1. re: serbianbelle

                    Filet doesn't have an fat and it makes a very poor burger. Filet is very tender but because burger meat is ground tenderness isn't an issue. Marbling is also not an issue so don't waste your money on prime beef for burgers.

                    Go with chuck or brisket. You can use some sirloin but since sirloin is very lean it makes a very dry burger, especially if cooked more than medium.

                  2. For me it's mostly chuck with trimmings from brisket, sirloin, ribs and most importantly...a small percentage of not-too-lean pork.
                    Also, best not to grind the meats, but rather chop them in the food processor. And pan frying or grilling is best.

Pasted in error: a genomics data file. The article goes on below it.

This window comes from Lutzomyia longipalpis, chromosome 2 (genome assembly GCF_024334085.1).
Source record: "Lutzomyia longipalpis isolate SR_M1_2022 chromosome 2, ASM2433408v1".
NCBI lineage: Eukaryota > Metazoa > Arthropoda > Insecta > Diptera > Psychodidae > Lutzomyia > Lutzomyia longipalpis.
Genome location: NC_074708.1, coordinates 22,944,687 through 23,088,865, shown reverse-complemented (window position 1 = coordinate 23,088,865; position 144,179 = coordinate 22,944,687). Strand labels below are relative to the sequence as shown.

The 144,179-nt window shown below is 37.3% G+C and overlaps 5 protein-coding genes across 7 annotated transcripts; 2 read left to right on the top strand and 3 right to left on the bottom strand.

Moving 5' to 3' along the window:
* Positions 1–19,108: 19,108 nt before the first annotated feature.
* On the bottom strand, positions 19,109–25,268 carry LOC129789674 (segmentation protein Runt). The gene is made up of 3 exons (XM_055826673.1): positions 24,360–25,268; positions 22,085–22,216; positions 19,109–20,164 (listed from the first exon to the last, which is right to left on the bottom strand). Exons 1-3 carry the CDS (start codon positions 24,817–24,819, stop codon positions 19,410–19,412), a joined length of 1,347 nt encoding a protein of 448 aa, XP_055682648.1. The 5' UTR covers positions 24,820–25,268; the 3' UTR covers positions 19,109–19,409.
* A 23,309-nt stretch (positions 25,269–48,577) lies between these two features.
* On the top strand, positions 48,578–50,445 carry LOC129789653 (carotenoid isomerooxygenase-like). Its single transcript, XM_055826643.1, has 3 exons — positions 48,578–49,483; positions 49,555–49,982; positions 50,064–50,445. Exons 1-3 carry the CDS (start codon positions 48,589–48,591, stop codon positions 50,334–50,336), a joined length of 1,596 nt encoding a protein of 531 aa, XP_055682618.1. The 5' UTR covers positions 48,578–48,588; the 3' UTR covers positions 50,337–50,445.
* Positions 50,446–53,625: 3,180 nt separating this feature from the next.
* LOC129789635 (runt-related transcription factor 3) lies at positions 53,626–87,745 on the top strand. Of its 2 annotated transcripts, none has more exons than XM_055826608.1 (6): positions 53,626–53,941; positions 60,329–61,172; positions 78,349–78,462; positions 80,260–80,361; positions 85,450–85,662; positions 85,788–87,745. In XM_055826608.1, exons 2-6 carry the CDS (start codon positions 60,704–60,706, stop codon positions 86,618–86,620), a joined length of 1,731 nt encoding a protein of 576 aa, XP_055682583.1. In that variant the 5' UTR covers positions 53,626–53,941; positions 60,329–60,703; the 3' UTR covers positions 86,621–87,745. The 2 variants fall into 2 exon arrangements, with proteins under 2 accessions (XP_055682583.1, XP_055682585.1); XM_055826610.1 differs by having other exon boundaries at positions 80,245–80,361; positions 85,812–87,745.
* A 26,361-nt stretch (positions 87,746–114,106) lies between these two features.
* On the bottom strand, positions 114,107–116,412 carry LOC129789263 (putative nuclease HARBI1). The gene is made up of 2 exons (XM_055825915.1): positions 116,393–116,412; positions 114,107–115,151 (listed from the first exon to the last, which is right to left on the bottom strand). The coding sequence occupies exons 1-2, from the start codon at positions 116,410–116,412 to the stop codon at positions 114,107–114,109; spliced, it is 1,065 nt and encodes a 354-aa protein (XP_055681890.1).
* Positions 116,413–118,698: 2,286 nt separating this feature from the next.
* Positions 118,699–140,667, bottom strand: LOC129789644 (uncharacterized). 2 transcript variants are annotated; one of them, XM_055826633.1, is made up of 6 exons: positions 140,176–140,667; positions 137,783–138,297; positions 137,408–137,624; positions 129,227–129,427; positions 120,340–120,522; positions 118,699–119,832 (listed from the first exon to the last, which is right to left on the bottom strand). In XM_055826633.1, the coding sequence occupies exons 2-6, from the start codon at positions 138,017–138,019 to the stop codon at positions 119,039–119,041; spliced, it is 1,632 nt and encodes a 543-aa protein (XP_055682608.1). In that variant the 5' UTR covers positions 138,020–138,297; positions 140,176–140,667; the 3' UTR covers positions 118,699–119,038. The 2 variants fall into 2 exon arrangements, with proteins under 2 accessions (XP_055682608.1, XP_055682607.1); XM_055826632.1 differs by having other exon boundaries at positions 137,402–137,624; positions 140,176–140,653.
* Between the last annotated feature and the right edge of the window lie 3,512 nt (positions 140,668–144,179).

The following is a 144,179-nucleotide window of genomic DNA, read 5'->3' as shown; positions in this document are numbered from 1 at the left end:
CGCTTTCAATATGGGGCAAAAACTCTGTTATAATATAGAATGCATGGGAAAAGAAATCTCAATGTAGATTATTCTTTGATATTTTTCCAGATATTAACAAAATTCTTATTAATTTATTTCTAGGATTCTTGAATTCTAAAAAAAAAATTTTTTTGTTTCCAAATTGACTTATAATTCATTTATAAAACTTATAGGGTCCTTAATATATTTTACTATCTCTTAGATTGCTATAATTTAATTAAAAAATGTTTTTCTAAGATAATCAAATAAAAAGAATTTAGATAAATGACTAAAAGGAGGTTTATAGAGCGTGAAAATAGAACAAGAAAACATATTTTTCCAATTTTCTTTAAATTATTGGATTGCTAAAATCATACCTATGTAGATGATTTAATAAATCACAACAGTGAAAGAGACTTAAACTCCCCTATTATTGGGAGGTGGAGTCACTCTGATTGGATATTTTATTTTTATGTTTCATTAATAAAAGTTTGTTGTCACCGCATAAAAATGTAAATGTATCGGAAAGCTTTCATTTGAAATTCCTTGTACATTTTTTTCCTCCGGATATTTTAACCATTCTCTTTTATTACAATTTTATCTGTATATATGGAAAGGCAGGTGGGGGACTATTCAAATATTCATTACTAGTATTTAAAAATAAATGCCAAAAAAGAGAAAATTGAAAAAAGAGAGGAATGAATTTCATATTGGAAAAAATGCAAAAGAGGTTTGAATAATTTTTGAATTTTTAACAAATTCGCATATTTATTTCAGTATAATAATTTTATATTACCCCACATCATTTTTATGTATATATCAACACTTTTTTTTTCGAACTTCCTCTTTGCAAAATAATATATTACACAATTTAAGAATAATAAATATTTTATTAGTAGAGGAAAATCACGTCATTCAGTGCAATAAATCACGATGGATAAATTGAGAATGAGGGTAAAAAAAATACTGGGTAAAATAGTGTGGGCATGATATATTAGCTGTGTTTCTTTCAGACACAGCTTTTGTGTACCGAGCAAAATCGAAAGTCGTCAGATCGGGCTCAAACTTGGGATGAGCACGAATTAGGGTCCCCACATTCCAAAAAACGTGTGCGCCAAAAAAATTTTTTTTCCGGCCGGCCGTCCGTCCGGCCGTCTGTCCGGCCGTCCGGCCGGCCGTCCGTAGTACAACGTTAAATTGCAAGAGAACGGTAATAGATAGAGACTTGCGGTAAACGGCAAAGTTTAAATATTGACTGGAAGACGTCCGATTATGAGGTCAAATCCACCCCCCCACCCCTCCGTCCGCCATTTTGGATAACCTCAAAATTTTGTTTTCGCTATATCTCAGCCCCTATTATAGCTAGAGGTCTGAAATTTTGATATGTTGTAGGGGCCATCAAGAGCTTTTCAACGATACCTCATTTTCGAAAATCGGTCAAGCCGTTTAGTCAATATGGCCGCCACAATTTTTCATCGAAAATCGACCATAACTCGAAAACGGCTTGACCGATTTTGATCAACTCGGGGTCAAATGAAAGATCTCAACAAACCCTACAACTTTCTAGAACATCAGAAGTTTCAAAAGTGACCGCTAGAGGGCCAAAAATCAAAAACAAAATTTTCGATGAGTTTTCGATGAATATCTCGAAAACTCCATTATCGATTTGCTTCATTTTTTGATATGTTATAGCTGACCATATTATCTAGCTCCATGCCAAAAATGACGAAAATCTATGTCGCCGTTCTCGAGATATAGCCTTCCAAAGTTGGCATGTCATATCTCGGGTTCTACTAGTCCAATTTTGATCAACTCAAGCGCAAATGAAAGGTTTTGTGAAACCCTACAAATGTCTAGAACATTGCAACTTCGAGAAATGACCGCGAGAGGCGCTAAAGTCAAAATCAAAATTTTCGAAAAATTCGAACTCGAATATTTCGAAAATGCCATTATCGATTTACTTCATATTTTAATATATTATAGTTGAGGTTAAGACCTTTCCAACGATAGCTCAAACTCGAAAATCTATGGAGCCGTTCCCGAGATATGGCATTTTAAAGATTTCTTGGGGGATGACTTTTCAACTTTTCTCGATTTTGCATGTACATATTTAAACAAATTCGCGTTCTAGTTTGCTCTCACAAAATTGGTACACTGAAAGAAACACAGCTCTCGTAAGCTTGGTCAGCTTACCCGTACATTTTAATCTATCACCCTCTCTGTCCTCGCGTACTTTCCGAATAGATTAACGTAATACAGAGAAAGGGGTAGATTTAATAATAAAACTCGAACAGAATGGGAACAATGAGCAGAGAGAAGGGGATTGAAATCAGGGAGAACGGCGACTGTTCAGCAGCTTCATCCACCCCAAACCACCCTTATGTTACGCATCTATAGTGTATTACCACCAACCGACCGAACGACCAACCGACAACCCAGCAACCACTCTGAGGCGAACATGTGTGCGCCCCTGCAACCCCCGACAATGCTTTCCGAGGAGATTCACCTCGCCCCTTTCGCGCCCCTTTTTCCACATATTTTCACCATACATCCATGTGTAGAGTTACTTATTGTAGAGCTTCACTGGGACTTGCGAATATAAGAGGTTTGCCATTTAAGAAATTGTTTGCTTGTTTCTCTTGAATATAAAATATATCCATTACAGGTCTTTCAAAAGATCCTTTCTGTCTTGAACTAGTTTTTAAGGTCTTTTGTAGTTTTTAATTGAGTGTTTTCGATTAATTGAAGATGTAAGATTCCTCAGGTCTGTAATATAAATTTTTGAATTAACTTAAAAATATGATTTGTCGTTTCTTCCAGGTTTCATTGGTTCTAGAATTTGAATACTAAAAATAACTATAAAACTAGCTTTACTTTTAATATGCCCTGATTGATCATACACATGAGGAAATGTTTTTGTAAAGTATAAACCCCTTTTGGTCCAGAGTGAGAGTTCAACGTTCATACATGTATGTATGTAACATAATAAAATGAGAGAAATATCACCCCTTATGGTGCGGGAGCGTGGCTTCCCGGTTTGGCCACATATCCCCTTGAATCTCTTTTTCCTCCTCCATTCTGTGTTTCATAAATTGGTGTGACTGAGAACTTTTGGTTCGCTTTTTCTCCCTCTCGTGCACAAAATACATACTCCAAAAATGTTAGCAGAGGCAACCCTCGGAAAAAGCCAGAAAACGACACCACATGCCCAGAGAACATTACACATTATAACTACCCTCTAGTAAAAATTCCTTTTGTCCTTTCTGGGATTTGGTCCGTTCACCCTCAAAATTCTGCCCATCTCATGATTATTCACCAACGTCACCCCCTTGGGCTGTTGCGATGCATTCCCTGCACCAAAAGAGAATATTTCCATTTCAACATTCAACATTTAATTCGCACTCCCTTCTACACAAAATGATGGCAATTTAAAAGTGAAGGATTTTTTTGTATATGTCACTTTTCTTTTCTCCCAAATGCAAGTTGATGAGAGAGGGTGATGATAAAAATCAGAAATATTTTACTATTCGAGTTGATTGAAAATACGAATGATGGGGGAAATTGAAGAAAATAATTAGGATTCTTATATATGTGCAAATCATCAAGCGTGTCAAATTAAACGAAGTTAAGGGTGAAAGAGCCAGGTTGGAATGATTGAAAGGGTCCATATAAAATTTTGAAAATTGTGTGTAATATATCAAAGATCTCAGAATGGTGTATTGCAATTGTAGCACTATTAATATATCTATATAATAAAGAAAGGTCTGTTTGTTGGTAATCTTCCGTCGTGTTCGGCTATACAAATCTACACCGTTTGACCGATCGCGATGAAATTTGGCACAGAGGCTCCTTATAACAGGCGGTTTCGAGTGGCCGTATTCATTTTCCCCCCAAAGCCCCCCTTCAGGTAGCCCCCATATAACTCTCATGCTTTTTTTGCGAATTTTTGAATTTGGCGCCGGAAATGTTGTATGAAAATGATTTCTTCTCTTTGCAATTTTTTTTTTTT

Hamburgers made any other way just don't cut it for me anymore.

                    On the grill, I also sometimes like a "21" style burger which is made with a panade, a bit of egg, some finely chopped onion, and some rosemary and thyme (with the patties liberally salted & peppered on both sides just prior to grilling).

                    Just plain ground beef is to me a fairly boring hamburger. And I need a roll other than the typical soft whitebread Wonder Bread style of bun. A brioche, a good Kaiser roll (hard to find these days), or a garlic toasted Portuguese roll brings it all together.

                    It's quarter to midnight, and now I'm craving a burger.
                    Damn.

                    1. I made a nice burger with Chuck, Short Rib, Bacon & Pork Butt. The bacon added extra flavor!